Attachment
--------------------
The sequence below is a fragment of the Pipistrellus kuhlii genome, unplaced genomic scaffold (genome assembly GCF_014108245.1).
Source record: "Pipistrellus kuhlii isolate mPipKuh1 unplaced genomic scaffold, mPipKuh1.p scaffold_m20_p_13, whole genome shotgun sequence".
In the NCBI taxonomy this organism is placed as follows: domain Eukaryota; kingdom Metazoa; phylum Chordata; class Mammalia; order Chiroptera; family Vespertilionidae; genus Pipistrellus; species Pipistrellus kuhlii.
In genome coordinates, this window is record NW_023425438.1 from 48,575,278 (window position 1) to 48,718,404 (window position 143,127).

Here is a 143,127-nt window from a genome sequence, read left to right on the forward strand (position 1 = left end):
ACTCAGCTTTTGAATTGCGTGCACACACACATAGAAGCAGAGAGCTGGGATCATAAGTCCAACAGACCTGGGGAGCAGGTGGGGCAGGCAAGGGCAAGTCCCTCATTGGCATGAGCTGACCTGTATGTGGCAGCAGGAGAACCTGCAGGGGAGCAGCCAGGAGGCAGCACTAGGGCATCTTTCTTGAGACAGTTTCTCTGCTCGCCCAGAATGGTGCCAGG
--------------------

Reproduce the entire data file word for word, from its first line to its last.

The sequence below is a fragment of the Pipistrellus kuhlii genome, unplaced genomic scaffold (genome assembly GCF_014108245.1).
Source record: "Pipistrellus kuhlii isolate mPipKuh1 unplaced genomic scaffold, mPipKuh1.p scaffold_m20_p_13, whole genome shotgun sequence".
In the NCBI taxonomy this organism is placed as follows: domain Eukaryota; kingdom Metazoa; phylum Chordata; class Mammalia; order Chiroptera; family Vespertilionidae; genus Pipistrellus; species Pipistrellus kuhlii.
In genome coordinates, this window is record NW_023425438.1 from 48,575,278 (window position 1) to 48,718,404 (window position 143,127).

Here is a 143,127-nt window from a genome sequence, read left to right on the forward strand (position 1 = left end):
ACTCAGCTTTTGAATTGCGTGCACACACACATAGAAGCAGAGAGCTGGGATCATAAGTCCAACAGACCTGGGGAGCAGGTGGGGCAGGCAAGGGCAAGTCCCTCATTGGCATGAGCTGACCTGTATGTGGCAGCAGGAGAACCTGCAGGGGAGCAGCCAGGAGGCAGCACTAGGGCATCTTTCTTGAGACAGTTTCTCTGCTCGCCCAGAATGGTGCCAGG